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Author Topic: Installing and Using Arch Linux (2013-05 - 2013-07) on Thinkpads / Ideapads  (Read 2886 times)


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TLDR; Recommendations

See below for background, but the gist of this post is -- If you are interested in installing and using Arch Linux as a host OS on Lenovo hardware with UEFI as of this writing (2013 July):

  • Don't be surprised if there is trouble getting it to work
  • Consider using older installation media if the newest doesn't work (went back as far as 201304 for E130 installation)
  • Consider using more than one boot loader for insurance (e.g. rEFInd and GRUB)
  • Consider USB memory with UEFI Shell
  • Look for and consider trying additional kernel command line parameters (noapic made it possible to boot E130 via UEFI)
  • Consider keeping a second boot device / partition with a working configuration that can be tested when there is a kernel update
  • Consider examining Arch Linux online docs and their forum for hints
  • Read Arch News especially before upgrading / updating

If you would like a trial-by-fire way of learning about UEFI, trying to get a certain subset of recent Lenovo hardware working with Arch Linux might not be a bad choice.   If you're "unlucky" though, certain bugs may get fixed soon and much of what's in this post will be worth far less.   So hurry if you want to learn about UEFI the hard way ;)

The Long Version

Have been using Arch Linux as a base for developing and trying out new software.  Been finding it quite nice for this purpose as there are many programs that are packaged (either officially or in AUR) and for what isn't, it has been relatively straight-forward to do so (far easier to do than put together a .deb for example).

My initial experience with it was as a guest OS via VirtualBox and that worked out quite well so once I felt comfortable enough with it decided to try to get it working as a host OS.

Installation on an IdeaPad Z580 went ok (though as a newbie to UEFI there was a bit to pick up).  For some time things were relatively smooth, but then one day the machine seemed to get struck with:

  Kernel 3.7 doesn't boot using EFI Stub

The short of it is that the machine will not complete booting with certain kernels if using certain boot loader combinations.  My impression is that there's some poor interaction between some of Lenovo's UEFI implementations and the Linux kernel's EFISTUB functionality.  IIUC, there is a participant of the aforementioned thread working with a kernel dev to get to the bottom of things.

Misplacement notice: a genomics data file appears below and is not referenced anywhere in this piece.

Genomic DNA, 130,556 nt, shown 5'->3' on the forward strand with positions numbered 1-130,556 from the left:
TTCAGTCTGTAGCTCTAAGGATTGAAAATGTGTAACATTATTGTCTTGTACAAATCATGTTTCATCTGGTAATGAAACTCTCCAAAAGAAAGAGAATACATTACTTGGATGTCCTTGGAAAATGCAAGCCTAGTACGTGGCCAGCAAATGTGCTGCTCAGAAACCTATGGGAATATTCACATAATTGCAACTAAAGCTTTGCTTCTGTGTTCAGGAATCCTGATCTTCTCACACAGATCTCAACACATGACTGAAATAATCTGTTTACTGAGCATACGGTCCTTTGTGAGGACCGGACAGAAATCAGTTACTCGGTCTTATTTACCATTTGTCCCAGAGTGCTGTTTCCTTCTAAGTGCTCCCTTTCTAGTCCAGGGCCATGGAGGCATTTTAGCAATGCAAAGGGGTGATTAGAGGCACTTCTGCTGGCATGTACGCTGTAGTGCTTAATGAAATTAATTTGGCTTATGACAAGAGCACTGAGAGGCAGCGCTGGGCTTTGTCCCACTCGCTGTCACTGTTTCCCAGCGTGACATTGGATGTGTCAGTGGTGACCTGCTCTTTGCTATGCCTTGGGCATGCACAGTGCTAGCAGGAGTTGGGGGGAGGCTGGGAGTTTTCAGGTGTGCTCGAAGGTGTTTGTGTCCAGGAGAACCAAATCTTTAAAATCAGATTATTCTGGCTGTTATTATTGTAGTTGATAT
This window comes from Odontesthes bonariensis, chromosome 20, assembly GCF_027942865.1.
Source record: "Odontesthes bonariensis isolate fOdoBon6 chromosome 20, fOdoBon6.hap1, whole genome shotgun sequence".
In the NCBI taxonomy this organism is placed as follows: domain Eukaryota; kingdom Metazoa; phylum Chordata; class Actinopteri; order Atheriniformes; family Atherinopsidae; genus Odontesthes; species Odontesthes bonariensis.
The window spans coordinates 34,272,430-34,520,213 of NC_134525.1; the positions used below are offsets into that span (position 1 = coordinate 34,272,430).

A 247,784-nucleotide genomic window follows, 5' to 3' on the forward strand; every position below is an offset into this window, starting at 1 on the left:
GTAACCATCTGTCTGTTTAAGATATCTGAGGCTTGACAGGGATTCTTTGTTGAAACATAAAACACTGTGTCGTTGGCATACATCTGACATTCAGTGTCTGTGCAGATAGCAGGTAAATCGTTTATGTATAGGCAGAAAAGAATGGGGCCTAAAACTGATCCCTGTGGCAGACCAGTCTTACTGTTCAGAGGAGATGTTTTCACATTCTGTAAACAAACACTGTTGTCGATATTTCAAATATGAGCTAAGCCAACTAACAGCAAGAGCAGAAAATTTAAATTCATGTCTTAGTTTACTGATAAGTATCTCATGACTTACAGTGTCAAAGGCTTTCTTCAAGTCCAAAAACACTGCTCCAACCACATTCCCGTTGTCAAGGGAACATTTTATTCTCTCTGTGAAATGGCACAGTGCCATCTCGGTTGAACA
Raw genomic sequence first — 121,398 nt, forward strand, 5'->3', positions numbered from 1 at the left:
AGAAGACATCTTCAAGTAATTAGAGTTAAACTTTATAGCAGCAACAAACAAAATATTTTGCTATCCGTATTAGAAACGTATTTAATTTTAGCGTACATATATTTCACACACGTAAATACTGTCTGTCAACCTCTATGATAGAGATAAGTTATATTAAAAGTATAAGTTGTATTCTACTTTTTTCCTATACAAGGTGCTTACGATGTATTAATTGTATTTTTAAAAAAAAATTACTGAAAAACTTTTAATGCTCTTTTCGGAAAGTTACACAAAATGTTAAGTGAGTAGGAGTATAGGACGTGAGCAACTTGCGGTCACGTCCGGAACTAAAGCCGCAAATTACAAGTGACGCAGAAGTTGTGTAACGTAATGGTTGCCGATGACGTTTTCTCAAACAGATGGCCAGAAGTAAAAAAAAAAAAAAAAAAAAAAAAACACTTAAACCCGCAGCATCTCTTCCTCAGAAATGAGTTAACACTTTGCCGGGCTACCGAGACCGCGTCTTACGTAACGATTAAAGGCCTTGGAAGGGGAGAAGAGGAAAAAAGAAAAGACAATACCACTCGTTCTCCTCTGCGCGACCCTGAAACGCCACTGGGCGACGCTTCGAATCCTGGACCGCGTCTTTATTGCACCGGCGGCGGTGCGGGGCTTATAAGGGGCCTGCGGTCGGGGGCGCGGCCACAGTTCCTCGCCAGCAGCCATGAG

In the mean time, after downgrading to an appropriate earlier kernel, installed a second boot loader (was using rEFInd with the kernel's EFISTUB but added GRUB) and this made it possible to boot kernels which wouldn't boot with my original set up.  Booting via GRUB (configured to use UEFI) is successful so that's one work-around...Hopefully there will be some better resolution before too long.

On a related note, had the occasion to attempt installation on a Thinkpad Edge E130 and this turned out to be a bit tricky.  Since the Z580 installation, the installation media has been updated a few times and didn't have success with the three that I tried (201305, 201306, and 201307).  After upgrading the BIOS (2.51 -> 2.52) performed most of the installation steps using the 201304 installation media.  The boot loader steps didn't work fully (but got rEFInd and GRUB files in place and tweaked) as the machine wouldn't boot the installation media using UEFI.  A ciruitous work-around (boot with UEFI shell -> start GRUB -> via its rescue mode start kernel with additional parameter noapic) got the machine booted up via UEFI and this made it possible to complete the boot loader installations.

So it's possible to get Arch Linux up and running via UEFI with some Lenovo hardware, but it may requires some extra steps.


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As an experiment, prepared an installation of Arch that can be used both as a Host and Guest OS using VirtualBox with UEFI + rEFInd.  Tested with some success on Z580 and might do so on E130.  Perhaps a bit dangerous, but potentially convenient -- though maintaining the settings may be more trouble than this is worth...

Adapted the instructions at:

  VirtualBox Arch Linux Guest On Physical Drive

Some differences include:

  • Did not specify partitions using UUIDs
  • Did not use GRUB -- used rEFInd instead
  • Set up rEFInd as bootloader basically as described here to work-around the flakiness of VirtualBox's UEFI NVRAM support
  • MODULES and HOOKS in mkinitcpio-vbox.conf differed from instructions:
      MODULES="ahci pata_acpi ata_piix"
      HOOKS="base udev autodetect modconf block filesystems keyboard fsck"
  • Added additional line for booting via VirtualBox to /boot/refind_linux.conf to specify alternate initrd
  • Performed instructions in "Setting up VirtualBox to boot Arch Linux from the Physical Drive" section via an Administrative prompt
  • Start VirtualBox as an Administrator

IIUC, as a side "benefit", this set-up does not appear to require mucking around with UEFI boot entries -- convenient if swapping in a different model HDD / SSD with the same set-up (e.g. a backup).


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Tested with some success on Z580 and might do so on E130.

Seems to work for the E130 as well.

At the moment, to keep the arrangement up-to-date, need to at least:

Remember to copy refind_x64.efi as bootx64.efi in to the appropriate EFI directory (boot, not refind) <- when refind is updated
Regenerate the vbox initramfs file <- when the linux kernel is updated

Now if there were a good way to make it hard to accidentally choose the wrong boot entry in refind...